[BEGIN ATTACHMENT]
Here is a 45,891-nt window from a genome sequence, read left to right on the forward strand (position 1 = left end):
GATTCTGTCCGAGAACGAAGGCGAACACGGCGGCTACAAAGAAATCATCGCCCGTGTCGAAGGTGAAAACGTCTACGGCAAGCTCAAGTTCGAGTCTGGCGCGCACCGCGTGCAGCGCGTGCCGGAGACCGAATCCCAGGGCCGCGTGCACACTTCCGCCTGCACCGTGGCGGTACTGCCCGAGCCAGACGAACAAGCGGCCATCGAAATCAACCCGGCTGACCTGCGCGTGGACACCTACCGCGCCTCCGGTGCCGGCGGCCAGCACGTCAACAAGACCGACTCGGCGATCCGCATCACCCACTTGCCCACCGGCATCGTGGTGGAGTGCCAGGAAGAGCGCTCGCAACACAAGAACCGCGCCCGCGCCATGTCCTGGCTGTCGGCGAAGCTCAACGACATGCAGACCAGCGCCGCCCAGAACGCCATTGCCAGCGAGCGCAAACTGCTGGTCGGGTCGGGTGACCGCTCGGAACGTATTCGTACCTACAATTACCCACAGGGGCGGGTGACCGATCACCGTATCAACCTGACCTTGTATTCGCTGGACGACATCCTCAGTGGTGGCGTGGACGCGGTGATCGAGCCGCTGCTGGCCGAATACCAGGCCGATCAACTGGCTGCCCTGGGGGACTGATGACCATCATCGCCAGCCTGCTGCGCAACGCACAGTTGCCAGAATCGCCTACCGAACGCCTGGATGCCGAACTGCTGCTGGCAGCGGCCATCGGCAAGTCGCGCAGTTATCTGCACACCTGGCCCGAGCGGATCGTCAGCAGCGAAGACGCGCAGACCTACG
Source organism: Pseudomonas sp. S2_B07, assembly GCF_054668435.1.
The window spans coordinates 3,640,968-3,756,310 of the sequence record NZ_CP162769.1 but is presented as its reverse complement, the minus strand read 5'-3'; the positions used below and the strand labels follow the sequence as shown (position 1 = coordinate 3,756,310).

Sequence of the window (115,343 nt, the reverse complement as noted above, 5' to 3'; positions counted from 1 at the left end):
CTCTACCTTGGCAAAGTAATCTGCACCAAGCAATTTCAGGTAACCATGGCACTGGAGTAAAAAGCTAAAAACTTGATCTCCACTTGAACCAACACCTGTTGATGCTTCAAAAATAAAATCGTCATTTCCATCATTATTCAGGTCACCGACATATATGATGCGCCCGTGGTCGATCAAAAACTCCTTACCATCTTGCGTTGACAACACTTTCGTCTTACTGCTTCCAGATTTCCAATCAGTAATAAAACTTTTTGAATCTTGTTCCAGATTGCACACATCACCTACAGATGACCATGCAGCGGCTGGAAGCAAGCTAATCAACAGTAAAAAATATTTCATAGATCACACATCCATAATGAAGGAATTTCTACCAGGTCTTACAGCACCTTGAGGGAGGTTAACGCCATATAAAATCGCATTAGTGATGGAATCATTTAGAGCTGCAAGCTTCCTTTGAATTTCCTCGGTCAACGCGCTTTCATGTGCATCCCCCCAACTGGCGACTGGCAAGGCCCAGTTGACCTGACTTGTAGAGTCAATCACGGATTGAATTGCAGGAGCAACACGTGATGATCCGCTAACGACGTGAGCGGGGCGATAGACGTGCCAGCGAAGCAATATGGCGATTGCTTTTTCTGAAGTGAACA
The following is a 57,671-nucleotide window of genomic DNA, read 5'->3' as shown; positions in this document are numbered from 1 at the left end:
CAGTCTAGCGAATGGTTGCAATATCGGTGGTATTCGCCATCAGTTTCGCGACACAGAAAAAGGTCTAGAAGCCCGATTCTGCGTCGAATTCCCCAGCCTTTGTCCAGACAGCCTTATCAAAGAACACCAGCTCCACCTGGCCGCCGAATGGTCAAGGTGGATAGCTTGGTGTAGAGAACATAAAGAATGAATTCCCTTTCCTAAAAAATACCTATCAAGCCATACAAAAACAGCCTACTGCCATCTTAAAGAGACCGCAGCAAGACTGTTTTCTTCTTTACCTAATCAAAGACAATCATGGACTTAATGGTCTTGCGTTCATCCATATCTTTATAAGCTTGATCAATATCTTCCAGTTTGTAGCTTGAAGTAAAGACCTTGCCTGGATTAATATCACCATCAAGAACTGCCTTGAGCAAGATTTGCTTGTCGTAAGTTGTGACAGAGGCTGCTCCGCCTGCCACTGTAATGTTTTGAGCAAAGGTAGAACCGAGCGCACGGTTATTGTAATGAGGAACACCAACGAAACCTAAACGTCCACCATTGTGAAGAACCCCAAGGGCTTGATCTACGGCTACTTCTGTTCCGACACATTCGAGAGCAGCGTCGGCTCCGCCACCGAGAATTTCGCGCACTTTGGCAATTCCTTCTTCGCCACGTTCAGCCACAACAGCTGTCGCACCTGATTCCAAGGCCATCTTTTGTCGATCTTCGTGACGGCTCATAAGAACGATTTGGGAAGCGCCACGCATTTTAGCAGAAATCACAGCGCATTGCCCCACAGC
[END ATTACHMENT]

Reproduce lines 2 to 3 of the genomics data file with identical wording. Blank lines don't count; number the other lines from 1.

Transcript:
GATTCTGTCCGAGAACGAAGGCGAACACGGCGGCTACAAAGAAATCATCGCCCGTGTCGAAGGTGAAAACGTCTACGGCAAGCTCAAGTTCGAGTCTGGCGCGCACCGCGTGCAGCGCGTGCCGGAGACCGAATCCCAGGGCCGCGTGCACACTTCCGCCTGCACCGTGGCGGTACTGCCCGAGCCAGACGAACAAGCGGCCATCGAAATCAACCCGGCTGACCTGCGCGTGGACACCTACCGCGCCTCCGGTGCCGGCGGCCAGCACGTCAACAAGACCGACTCGGCGATCCGCATCACCCACTTGCCCACCGGCATCGTGGTGGAGTGCCAGGAAGAGCGCTCGCAACACAAGAACCGCGCCCGCGCCATGTCCTGGCTGTCGGCGAAGCTCAACGACATGCAGACCAGCGCCGCCCAGAACGCCATTGCCAGCGAGCGCAAACTGCTGGTCGGGTCGGGTGACCGCTCGGAACGTATTCGTACCTACAATTACCCACAGGGGCGGGTGACCGATCACCGTATCAACCTGACCTTGTATTCGCTGGACGACATCCTCAGTGGTGGCGTGGACGCGGTGATCGAGCCGCTGCTGGCCGAATACCAGGCCGATCAACTGGCTGCCCTGGGGGACTGATGACCATCATCGCCAGCCTGCTGCGCAACGCACAGTTGCCAGAATCGCCTACCGAACGCCTGGATGCCGAACTGCTGCTGGCAGCGGCCATCGGCAAGTCGCGCAGTTATCTGCACACCTGGCCCGAGCGGATCGTCAGCAGCGAAGACGCGCAGACCTACG
Source organism: Pseudomonas sp. S2_B07, assembly GCF_054668435.1.